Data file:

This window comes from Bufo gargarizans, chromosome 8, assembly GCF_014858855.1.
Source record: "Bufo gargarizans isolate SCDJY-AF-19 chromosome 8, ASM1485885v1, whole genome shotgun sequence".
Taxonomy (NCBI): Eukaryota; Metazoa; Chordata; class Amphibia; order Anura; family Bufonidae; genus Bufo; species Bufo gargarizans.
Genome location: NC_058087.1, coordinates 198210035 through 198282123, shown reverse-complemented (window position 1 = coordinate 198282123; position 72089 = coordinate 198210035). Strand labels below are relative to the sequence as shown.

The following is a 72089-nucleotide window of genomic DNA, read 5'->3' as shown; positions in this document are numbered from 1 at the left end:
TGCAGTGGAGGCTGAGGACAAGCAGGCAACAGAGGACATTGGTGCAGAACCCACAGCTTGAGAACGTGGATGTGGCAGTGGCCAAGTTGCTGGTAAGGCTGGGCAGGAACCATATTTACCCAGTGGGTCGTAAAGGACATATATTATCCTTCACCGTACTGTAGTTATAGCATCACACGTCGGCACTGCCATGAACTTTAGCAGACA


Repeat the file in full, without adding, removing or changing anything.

This window comes from Bufo gargarizans, chromosome 8, assembly GCF_014858855.1.
Source record: "Bufo gargarizans isolate SCDJY-AF-19 chromosome 8, ASM1485885v1, whole genome shotgun sequence".
Taxonomy (NCBI): Eukaryota; Metazoa; Chordata; class Amphibia; order Anura; family Bufonidae; genus Bufo; species Bufo gargarizans.
Genome location: NC_058087.1, coordinates 198210035 through 198282123, shown reverse-complemented (window position 1 = coordinate 198282123; position 72089 = coordinate 198210035). Strand labels below are relative to the sequence as shown.

The following is a 72089-nucleotide window of genomic DNA, read 5'->3' as shown; positions in this document are numbered from 1 at the left end:
TGCAGTGGAGGCTGAGGACAAGCAGGCAACAGAGGACATTGGTGCAGAACCCACAGCTTGAGAACGTGGATGTGGCAGTGGCCAAGTTGCTGGTAAGGCTGGGCAGGAACCATATTTACCCAGTGGGTCGTAAAGGACATATATTATCCTTCACCGTACTGTAGTTATAGCATCACACGTCGGCACTGCCATGAACTTTAGCAGACA